A mysterious flu kept us from going north yesterday to the memorial for Tina. First Ezi and then I fell strangely ill - a 12 hour flu, it seems. By this afternoon it was over.

April 20, 2017

The absolute disdain i have for the humanity of Bibi yesterday turned to a bit of pity. Not only was he responsible for the debacles of the last war, but he had no idea how to handle the bereaved families who came to the Knesset to participate in the debate over the publication of the mistakes of this war. He had brought his two Rottweilers - Biton and Zohar - to bite back at any criticism, but they were not trained properly.

A delightful place sit, watch people, and eat vegetarian is Bocca Cafe on Ahad Haam Street. They spell it Bocke I think. I had an amazing kinoa burger there today and we spent a few lovely hours facing the sidewalk where an endless number of interesting people stopped. It took us a while to find a place there. We started at Nechama and a Half, moved around Habima square, and finally found a place to sit there. It was worth the search.

April 22, 2017

Antishefa yesterday was as good as ever. But it came after a grueling morning at the dentist which followed an early gym class, so we didn't go gallivanting with the crew. Nevertheless there was dinner at daughters and then a blessed day of rest. The hamsin brought the temperature to 35 centigrade and closing the windows and shades and basking in the cool shabbat was blessed.

Tel Aviv is battling to keep its little grocery stores open on shabbat and there is much debate on the nature of shabbat. Me i do like the idea of a day of rest, but hate the idea of being forced to do anything. Everything here is becoming a matter of religious domination and it is our fault. I mean if we accept the theocracy it's our responsibility - we're the majority.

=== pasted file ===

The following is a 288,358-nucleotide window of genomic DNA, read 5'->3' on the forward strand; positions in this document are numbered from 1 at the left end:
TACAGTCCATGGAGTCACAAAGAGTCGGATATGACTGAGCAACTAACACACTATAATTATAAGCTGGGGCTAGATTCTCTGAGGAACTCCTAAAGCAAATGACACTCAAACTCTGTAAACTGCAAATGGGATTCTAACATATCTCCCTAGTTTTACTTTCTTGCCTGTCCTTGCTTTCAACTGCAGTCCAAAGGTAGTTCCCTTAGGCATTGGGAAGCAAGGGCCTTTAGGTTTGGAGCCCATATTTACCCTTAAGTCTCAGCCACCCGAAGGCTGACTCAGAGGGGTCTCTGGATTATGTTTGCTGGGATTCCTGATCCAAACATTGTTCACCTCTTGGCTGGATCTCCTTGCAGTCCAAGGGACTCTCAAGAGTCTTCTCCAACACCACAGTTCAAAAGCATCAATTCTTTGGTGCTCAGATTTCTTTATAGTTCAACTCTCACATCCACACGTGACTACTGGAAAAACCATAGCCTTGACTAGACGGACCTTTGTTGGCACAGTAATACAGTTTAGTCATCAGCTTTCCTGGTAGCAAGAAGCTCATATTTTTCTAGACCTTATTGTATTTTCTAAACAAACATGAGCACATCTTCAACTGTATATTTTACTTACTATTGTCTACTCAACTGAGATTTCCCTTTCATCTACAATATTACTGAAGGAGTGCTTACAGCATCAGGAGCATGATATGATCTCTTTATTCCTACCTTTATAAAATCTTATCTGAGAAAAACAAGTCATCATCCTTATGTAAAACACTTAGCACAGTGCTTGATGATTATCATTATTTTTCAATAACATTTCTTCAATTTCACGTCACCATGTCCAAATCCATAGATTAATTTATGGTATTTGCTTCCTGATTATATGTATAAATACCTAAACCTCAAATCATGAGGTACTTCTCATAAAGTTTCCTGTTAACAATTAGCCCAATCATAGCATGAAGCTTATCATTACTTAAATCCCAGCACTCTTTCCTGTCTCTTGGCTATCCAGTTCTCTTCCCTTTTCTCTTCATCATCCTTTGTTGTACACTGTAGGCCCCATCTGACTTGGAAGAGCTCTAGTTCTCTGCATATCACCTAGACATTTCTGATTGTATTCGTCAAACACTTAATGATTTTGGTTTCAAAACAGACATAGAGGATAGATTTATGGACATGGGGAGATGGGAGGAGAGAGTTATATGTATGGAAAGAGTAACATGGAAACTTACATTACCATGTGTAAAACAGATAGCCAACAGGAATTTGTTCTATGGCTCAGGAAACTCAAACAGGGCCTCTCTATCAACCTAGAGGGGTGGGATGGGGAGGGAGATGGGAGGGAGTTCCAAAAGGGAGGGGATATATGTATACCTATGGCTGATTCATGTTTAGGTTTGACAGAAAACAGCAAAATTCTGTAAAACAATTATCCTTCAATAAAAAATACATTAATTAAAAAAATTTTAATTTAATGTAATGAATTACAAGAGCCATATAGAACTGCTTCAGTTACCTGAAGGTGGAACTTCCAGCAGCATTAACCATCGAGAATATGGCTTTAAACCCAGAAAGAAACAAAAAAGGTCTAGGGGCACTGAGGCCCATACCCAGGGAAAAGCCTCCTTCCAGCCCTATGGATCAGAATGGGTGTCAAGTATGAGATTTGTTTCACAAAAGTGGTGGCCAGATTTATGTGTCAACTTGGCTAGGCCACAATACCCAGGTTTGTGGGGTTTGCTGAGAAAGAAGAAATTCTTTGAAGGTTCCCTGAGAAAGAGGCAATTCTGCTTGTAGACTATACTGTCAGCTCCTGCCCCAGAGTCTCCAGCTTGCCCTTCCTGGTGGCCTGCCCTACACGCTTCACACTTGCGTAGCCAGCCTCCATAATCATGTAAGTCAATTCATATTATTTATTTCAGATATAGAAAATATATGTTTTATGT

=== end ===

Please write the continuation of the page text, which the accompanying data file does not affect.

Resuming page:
April 23, 2017

Holocaust Day is tomorrow, and the mood is already changing in the country. We are going to visit the painting of Kurt Gerron, hanging for a few months in the Stark Museum in Haifa, and revisiting his story. Every time I begin research on him, my understanding changes. Every piece of writing I read, teaches me more about this human being whose humanity prevented him from leaving in time.

{apologies for the size of the photographs. i will try to change them without sneaking a peak at the text)

The mood changes during the day. We visit the exhibit and apologize to Kurt that we are leaving him alone for so many months in this place where his name is not even mentioned and no one knows a word about his history, his greatness, his tragedy.

And there is no place to tell it in the Struck museum. When the curators cancelled their appointment with us Ezi tried to explain to them who he was and what was the significance of this painting, but there seemed to be little interest. They are art curators, not historians.

It was a relief to discover the perfect counter to this sadness - the Elheir restaurant. Something about the openness of the view of this restaurant opposite the cinemateque, the joy in the fresh, local foods; the warmth of the owner;